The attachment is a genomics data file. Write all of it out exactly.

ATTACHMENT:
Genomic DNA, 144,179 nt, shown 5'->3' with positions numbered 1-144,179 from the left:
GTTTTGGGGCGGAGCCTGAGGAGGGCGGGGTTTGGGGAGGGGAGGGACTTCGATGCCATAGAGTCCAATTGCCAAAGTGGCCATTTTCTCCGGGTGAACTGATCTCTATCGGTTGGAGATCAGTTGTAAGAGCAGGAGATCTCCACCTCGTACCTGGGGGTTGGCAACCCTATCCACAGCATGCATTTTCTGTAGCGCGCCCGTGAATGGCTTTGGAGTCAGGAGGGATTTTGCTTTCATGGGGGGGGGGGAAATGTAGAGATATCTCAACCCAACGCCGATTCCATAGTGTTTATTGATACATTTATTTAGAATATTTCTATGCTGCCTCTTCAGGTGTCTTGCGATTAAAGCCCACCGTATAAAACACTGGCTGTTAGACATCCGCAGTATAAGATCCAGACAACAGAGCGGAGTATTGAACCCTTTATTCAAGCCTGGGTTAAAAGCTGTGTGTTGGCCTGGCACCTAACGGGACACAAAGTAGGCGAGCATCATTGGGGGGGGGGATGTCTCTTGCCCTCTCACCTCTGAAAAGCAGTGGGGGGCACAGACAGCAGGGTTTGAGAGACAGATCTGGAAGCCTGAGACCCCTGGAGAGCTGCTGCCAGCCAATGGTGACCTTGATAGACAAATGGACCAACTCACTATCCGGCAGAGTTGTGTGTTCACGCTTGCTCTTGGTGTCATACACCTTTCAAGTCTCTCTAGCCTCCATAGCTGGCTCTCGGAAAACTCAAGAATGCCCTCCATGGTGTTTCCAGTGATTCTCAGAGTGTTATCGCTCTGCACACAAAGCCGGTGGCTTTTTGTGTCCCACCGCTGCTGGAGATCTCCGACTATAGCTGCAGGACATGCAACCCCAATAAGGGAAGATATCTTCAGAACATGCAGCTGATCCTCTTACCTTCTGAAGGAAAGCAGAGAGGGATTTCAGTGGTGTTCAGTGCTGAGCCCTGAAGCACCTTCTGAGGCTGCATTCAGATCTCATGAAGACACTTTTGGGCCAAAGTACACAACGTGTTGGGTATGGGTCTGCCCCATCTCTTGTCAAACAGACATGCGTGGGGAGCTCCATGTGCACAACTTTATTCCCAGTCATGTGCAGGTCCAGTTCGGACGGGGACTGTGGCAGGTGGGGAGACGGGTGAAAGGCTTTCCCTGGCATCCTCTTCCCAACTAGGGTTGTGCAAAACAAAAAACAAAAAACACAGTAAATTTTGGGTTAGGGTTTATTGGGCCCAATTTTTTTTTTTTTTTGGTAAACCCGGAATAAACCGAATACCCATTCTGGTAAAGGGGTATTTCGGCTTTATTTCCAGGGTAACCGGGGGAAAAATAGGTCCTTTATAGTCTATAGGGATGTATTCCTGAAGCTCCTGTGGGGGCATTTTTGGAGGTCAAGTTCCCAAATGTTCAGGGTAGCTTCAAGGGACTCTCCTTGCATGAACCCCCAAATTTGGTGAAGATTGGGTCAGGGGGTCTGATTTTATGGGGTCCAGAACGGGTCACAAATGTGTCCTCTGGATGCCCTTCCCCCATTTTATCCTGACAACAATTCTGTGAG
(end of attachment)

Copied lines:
Genomic DNA, 144,179 nt, shown 5'->3' with positions numbered 1-144,179 from the left:
GTTTTGGGGCGGAGCCTGAGGAGGGCGGGGTTTGGGGAGGGGAGGGACTTCGATGCCATAGAGTCCAATTGCCAAAGTGGCCATTTTCTCCGGGTGAACTGATCTCTATCGGTTGGAGATCAGTTGTAAGAGCAGGAGATCTCCACCTCGTACCTGGGGGTTGGCAACCCTATCCACAGCATGCATTTTCTGTAGCGCGCCCGTGAATGGCTTTGGAGTCAGGAGGGATTTTGCTTTCATGGGGGGGGGGGAAATGTAGAGATATCTCAACCCAACGCCGATTCCATAGTGTTTATTGATACATTTATTTAGAATATTTCTATGCTGCCTCTTCAGGTGTCTTGCGATTAAAGCCCACCGTATAAAACACTGGCTGTTAGACATCCGCAGTATAAGATCCAGACAACAGAGCGGAGTATTGAACCCTTTATTCAAGCCTGGGTTAAAAGCTGTGTGTTGGCCTGGCACCTAACGGGACACAAAGTAGGCGAGCATCATTGGGGGGGGGGATGTCTCTTGCCCTCTCACCTCTGAAAAGCAGTGGGGGGCACAGACAGCAGGGTTTGAGAGACAGATCTGGAAGCCTGAGACCCCTGGAGAGCTGCTGCCAGCCAATGGTGACCTTGATAGACAAATGGACCAACTCACTATCCGGCAGAGTTGTGTGTTCACGCTTGCTCTTGGTGTCATACACCTTTCAAGTCTCTCTAGCCTCCATAGCTGGCTCTCGGAAAACTCAAGAATGCCCTCCATGGTGTTTCCAGTGATTCTCAGAGTGTTATCGCTCTGCACACAAAGCCGGTGGCTTTTTGTGTCCCACCGCTGCTGGAGATCTCCGACTATAGCTGCAGGACATGCAACCCCAATAAGGGAAGATATCTTCAGAACATGCAGCTGATCCTCTTACCTTCTGAAGGAAAGCAGAGAGGGATTTCAGTGGTGTTCAGTGCTGAGCCCTGAAGCACCTTCTGAGGCTGCATTCAGATCTCATGAAGACACTTTTGGGCCAAAGTACACAACGTGTTGGGTATGGGTCTGCCCCATCTCTTGTCAAACAGACATGCGTGGGGAGCTCCATGTGCACAACTTTATTCCCAGTCATGTGCAGGTCCAGTTCGGACGGGGACTGTGGCAGGTGGGGAGACGGGTGAAAGGCTTTCCCTGGCATCCTCTTCCCAACTAGGGTTGTGCAAAACAAAAAACAAAAAACACAGTAAATTTTGGGTTAGGGTTTATTGGGCCCAATTTTTTTTTTTTTTTGGTAAACCCGGAATAAACCGAATACCCATTCTGGTAAAGGGGTATTTCGGCTTTATTTCCAGGGTAACCGGGGGAAAAATAGGTCCTTTATAGTCTATAGGGATGTATTCCTGAAGCTCCTGTGGGGGCATTTTTGGAGGTCAAGTTCCCAAATGTTCAGGGTAGCTTCAAGGGACTCTCCTTGCATGAACCCCCAAATTTGGTGAAGATTGGGTCAGGGGGTCTGATTTTATGGGGTCCAGAACGGGTCACAAATGTGTCCTCTGGATGCCCTTCCCCCATTTTATCCTGACAACAATTCTGTGAG